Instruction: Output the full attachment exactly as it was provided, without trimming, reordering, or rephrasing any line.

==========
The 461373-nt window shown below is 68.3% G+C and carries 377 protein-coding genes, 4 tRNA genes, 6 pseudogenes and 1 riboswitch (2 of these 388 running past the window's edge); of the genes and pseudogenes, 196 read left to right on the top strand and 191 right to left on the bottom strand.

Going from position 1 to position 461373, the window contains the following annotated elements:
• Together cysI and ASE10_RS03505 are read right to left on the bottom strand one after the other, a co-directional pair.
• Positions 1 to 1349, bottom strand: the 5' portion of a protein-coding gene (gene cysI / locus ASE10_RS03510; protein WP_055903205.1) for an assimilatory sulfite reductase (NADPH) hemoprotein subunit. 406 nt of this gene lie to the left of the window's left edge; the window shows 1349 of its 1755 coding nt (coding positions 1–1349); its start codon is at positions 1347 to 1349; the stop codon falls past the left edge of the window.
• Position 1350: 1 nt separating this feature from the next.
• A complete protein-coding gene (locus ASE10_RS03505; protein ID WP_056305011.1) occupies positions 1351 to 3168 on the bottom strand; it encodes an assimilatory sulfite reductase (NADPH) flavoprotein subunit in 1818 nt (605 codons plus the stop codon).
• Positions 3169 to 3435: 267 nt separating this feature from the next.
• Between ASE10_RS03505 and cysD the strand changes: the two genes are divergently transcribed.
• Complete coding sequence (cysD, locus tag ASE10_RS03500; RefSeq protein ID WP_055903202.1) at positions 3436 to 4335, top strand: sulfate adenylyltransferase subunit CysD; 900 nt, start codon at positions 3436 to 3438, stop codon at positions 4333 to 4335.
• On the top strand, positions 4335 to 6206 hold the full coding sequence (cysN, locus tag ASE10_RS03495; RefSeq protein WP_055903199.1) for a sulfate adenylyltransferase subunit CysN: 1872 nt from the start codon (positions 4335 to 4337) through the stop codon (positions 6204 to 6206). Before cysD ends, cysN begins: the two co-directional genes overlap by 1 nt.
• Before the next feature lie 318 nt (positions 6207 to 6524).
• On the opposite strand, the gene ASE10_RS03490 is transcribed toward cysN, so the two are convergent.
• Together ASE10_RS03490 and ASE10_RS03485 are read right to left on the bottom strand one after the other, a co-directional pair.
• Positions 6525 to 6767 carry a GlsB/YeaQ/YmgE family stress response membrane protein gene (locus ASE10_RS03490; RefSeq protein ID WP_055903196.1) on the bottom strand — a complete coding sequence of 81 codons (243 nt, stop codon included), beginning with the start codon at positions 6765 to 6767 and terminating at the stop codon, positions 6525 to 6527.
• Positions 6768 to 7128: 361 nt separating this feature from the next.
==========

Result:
The 461373-nt window shown below is 68.3% G+C and carries 377 protein-coding genes, 4 tRNA genes, 6 pseudogenes and 1 riboswitch (2 of these 388 running past the window's edge); of the genes and pseudogenes, 196 read left to right on the top strand and 191 right to left on the bottom strand.

Going from position 1 to position 461373, the window contains the following annotated elements:
• Together cysI and ASE10_RS03505 are read right to left on the bottom strand one after the other, a co-directional pair.
• Positions 1 to 1349, bottom strand: the 5' portion of a protein-coding gene (gene cysI / locus ASE10_RS03510; protein WP_055903205.1) for an assimilatory sulfite reductase (NADPH) hemoprotein subunit. 406 nt of this gene lie to the left of the window's left edge; the window shows 1349 of its 1755 coding nt (coding positions 1–1349); its start codon is at positions 1347 to 1349; the stop codon falls past the left edge of the window.
• Position 1350: 1 nt separating this feature from the next.
• A complete protein-coding gene (locus ASE10_RS03505; protein ID WP_056305011.1) occupies positions 1351 to 3168 on the bottom strand; it encodes an assimilatory sulfite reductase (NADPH) flavoprotein subunit in 1818 nt (605 codons plus the stop codon).
• Positions 3169 to 3435: 267 nt separating this feature from the next.
• Between ASE10_RS03505 and cysD the strand changes: the two genes are divergently transcribed.
• Complete coding sequence (cysD, locus tag ASE10_RS03500; RefSeq protein ID WP_055903202.1) at positions 3436 to 4335, top strand: sulfate adenylyltransferase subunit CysD; 900 nt, start codon at positions 3436 to 3438, stop codon at positions 4333 to 4335.
• On the top strand, positions 4335 to 6206 hold the full coding sequence (cysN, locus tag ASE10_RS03495; RefSeq protein WP_055903199.1) for a sulfate adenylyltransferase subunit CysN: 1872 nt from the start codon (positions 4335 to 4337) through the stop codon (positions 6204 to 6206). Before cysD ends, cysN begins: the two co-directional genes overlap by 1 nt.
• Before the next feature lie 318 nt (positions 6207 to 6524).
• On the opposite strand, the gene ASE10_RS03490 is transcribed toward cysN, so the two are convergent.
• Together ASE10_RS03490 and ASE10_RS03485 are read right to left on the bottom strand one after the other, a co-directional pair.
• Positions 6525 to 6767 carry a GlsB/YeaQ/YmgE family stress response membrane protein gene (locus ASE10_RS03490; RefSeq protein ID WP_055903196.1) on the bottom strand — a complete coding sequence of 81 codons (243 nt, stop codon included), beginning with the start codon at positions 6765 to 6767 and terminating at the stop codon, positions 6525 to 6527.
• Positions 6768 to 7128: 361 nt separating this feature from the next.